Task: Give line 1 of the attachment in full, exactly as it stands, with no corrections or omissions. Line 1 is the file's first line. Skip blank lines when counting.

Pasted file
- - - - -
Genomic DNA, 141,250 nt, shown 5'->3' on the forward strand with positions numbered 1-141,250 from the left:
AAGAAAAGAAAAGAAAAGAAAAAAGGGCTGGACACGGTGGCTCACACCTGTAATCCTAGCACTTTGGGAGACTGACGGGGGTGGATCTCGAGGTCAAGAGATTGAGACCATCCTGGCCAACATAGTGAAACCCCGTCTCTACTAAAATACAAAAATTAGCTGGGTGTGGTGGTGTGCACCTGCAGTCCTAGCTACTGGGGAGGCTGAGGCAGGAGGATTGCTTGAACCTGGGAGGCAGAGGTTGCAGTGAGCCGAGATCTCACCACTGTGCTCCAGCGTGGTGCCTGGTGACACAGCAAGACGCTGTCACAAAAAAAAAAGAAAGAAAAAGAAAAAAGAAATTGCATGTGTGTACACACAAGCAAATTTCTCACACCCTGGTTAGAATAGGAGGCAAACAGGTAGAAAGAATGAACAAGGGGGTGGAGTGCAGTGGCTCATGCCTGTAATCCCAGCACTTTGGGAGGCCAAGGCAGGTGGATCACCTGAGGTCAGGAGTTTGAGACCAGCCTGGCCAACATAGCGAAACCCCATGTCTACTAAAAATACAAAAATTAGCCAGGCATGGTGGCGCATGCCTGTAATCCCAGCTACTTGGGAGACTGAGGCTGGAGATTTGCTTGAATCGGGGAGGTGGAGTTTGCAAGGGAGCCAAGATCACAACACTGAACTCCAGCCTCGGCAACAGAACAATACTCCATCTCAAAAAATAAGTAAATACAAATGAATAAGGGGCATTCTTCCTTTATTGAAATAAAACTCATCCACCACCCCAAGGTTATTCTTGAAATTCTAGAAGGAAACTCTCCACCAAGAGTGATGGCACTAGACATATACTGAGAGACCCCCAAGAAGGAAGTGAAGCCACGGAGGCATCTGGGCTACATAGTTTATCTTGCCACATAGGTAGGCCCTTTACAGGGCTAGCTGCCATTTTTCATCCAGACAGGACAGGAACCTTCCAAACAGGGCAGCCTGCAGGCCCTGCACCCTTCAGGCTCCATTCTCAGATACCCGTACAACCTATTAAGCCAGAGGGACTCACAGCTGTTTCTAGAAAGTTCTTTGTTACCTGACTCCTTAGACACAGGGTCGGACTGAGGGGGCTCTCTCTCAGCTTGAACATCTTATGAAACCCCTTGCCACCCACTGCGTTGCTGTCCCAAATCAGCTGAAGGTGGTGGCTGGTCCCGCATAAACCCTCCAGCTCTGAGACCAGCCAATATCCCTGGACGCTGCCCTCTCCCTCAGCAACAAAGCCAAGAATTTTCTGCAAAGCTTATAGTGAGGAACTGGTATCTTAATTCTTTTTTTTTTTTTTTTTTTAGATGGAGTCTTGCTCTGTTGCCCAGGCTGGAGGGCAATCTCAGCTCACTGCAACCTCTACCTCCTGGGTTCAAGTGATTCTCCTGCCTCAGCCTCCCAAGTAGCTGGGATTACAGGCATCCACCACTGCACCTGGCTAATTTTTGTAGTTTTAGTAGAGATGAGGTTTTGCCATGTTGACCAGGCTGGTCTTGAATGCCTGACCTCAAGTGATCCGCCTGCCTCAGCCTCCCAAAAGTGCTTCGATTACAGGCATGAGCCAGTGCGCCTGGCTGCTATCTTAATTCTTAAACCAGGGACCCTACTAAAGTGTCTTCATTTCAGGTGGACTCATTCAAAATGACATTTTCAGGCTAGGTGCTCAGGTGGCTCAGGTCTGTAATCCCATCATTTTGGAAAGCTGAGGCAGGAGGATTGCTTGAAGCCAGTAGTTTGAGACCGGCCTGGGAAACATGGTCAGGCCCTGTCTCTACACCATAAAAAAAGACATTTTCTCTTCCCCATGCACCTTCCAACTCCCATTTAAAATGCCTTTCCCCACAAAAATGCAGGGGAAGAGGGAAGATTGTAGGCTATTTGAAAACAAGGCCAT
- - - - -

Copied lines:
Genomic DNA, 141,250 nt, shown 5'->3' on the forward strand with positions numbered 1-141,250 from the left: